How does human language work? What are its possibilities and limitations? Where did it come from? Many linguists have asked these questions and made contributions to our understanding of language, but how do they get their answers?
One approach is to go out and document a language, which can then be compared to other languages, writings from the past, etc. Through various methods, linguists have succeeded in discovering patterns within and between languages that allow us to define some of their parameters and to organize them into families. But, as two recent publications demonstrate, our ability to recognize patterns—and their underlying causes—may be dramatically increasing with the development of technology that can centralize, organize and manipulate enormous amounts of information.
The two studies were highlighted in The Economist, and both of them offer conclusions that are likely to spark lively debate. Dr. Michael Dunn, from the Netherlands’ Max Planck Institute for Psycholinguistics, published a paper in Nature magazine addressing word-order dependencies—the idea that, for example, if a given language places verbs before objects (eat lunch) it will also place prepositions before nouns (at home). By comparing different languages, linguists have found that there are some strong consistencies in these dependencies, indicating that they are the result of “underlying cognitive or systems biases.” Dr. Dunn, however, has used large databases of basic vocabularies and statistical methods borrowed from evolutionary biology to approach the problem of dependencies in a different way:
To substitute for fossils, and thus reconstruct the ancient branches of the tree as well as the modern-day leaves, Dr Dunn used mathematically informed guesswork. The maths in question is called the Markov chain Monte Carlo (MCMC) method. As its name suggests, this spins the software equivalent of a roulette wheel to generate a random tree, then examines how snugly the branches of that tree fit the modern foliage. It then spins the wheel again, to tweak the first tree ever so slightly, at random. If the new tree is a better fit for the leaves, it is taken as the starting point for the next spin. If not, the process takes a step back to the previous best fit. The wheel whirrs millions of times until such random tweaking has no discernible effect on the outcome.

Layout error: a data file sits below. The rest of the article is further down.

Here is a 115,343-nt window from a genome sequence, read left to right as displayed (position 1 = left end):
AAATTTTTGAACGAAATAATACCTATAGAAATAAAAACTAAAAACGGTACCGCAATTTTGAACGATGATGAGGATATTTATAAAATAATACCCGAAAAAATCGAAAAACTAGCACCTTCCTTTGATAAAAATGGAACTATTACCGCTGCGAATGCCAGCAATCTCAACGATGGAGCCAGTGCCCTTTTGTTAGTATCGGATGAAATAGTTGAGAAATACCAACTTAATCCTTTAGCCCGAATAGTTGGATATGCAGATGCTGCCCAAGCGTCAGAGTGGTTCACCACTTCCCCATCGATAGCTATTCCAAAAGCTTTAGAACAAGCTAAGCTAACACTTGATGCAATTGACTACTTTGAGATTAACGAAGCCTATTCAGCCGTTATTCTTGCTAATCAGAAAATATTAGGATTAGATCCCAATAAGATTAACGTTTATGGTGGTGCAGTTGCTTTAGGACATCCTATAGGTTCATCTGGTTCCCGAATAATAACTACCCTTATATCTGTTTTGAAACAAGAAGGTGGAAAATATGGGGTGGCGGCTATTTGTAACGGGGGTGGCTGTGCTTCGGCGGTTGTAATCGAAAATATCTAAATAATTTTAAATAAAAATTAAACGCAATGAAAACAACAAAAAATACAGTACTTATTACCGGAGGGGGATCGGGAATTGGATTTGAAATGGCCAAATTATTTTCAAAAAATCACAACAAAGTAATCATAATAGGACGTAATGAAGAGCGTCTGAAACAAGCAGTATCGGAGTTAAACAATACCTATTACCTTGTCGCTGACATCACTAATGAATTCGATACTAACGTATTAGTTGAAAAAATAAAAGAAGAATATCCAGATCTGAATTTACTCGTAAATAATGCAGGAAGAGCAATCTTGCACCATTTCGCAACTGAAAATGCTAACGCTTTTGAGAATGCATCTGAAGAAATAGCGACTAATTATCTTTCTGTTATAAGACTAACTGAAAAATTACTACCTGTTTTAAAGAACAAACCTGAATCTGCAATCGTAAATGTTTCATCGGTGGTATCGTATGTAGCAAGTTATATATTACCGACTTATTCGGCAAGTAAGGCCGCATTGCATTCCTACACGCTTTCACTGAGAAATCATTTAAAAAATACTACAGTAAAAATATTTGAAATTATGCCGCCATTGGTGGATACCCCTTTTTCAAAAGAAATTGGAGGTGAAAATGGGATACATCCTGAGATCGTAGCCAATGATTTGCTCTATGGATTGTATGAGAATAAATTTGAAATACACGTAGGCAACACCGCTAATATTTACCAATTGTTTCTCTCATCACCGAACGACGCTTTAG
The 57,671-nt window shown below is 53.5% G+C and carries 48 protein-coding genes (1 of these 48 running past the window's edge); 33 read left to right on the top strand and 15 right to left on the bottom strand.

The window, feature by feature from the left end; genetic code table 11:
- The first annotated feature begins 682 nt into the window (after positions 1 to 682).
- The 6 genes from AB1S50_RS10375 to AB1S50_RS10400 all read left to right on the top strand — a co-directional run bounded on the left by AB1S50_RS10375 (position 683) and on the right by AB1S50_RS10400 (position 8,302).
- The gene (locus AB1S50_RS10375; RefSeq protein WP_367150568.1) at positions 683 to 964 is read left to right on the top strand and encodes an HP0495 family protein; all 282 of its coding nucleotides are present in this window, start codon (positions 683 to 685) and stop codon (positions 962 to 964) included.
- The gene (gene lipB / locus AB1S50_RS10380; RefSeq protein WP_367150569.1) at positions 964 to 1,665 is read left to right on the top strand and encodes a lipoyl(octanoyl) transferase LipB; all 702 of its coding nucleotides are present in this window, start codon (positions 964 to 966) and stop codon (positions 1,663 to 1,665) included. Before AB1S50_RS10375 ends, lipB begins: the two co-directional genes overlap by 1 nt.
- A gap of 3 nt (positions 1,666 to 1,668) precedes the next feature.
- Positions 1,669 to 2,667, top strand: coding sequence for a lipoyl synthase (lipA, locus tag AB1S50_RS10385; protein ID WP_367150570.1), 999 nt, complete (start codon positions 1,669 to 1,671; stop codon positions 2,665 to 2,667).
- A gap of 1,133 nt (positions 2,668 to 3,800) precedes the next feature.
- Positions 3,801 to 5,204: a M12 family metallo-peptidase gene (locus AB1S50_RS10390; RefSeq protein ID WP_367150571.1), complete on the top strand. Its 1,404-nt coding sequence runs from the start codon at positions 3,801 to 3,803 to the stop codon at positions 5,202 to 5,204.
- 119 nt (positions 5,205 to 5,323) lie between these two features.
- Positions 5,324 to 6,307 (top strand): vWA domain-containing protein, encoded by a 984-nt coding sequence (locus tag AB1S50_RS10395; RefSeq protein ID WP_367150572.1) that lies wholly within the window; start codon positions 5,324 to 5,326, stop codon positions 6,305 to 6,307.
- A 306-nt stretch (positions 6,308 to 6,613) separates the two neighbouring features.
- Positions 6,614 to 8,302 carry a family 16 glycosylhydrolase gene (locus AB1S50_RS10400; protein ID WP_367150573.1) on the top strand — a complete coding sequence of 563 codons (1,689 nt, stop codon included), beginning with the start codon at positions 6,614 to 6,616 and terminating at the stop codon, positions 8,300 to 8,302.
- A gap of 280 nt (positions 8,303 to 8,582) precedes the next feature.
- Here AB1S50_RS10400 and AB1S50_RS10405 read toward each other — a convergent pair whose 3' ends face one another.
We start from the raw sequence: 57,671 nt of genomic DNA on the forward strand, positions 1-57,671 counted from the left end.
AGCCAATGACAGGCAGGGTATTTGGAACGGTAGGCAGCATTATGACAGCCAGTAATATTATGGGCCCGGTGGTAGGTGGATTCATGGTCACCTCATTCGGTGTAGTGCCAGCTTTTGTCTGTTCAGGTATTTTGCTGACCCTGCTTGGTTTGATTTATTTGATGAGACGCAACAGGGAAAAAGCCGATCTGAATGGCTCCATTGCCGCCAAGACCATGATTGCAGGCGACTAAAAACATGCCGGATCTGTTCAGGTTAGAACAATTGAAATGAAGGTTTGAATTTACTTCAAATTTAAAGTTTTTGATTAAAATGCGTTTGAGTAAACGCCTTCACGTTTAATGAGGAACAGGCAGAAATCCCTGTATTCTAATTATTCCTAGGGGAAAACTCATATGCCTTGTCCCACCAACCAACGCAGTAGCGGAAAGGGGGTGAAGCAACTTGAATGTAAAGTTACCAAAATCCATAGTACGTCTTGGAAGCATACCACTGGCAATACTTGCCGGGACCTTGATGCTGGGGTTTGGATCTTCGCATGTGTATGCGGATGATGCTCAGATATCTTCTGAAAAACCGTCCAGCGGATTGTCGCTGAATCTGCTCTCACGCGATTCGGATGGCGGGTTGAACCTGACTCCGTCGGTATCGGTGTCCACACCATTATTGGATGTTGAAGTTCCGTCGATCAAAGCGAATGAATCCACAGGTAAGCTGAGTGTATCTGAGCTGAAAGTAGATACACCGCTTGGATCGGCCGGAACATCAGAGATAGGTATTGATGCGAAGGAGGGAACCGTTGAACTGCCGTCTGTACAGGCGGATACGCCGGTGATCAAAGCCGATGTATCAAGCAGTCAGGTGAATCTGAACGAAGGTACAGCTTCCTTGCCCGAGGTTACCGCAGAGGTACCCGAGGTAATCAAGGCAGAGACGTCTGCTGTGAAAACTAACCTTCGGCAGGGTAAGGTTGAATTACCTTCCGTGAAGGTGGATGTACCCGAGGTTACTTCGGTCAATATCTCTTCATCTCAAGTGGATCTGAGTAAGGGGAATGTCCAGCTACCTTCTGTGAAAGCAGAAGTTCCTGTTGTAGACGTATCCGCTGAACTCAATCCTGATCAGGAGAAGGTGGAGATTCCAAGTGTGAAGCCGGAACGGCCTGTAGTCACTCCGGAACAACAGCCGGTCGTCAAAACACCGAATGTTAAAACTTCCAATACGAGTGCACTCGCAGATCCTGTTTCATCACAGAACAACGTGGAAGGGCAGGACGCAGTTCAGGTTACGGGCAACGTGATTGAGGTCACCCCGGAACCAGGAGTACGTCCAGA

When Dr Dunn fed the languages he had chosen into the MCMC casino, the result was several hundred equally probable family trees. Next, he threw eight grammatical features, all related to word order, into the mix, and ran the game again.
He found that particular word-order traits were not necessarily linked to others in the way that current theories propose. Rather, such dependencies seemed to be ‘lineage-specific,’ suggesting that they have been passed down through language families. “Nurture, in other words, rather than nature,” as The Economist put it.
The other article, published in Science by Dr. Quentin Atkinson of the University of Auckland, also uses statistics and databases in an innovative way. He looked at information from the World Atlas of Language Structures on sounds in different languages and found that phonemic diversity (the number of sounds used in a language) decreases as you follow the pathways of human migration outwards from central/southern Africa. The Science article argues that modern language originated in that part of Africa and that phonemic diversity decreased with every stage of human expansion as small groups of people set off in search of new territory.
Both of these studies utilize phylogenetic language groupings, based on evolutionary theory, and they run statistical analyses with large amounts of data made available by central repositories of linguistic information, such as the World Atlas of Language Structures. The Long Now Foundation’s Rosetta Project is an effort to improve and facilitate that very sort of creative methodology—to organize and make available large amounts of data so that researchers can develop fundamentally new methods of inquiry.
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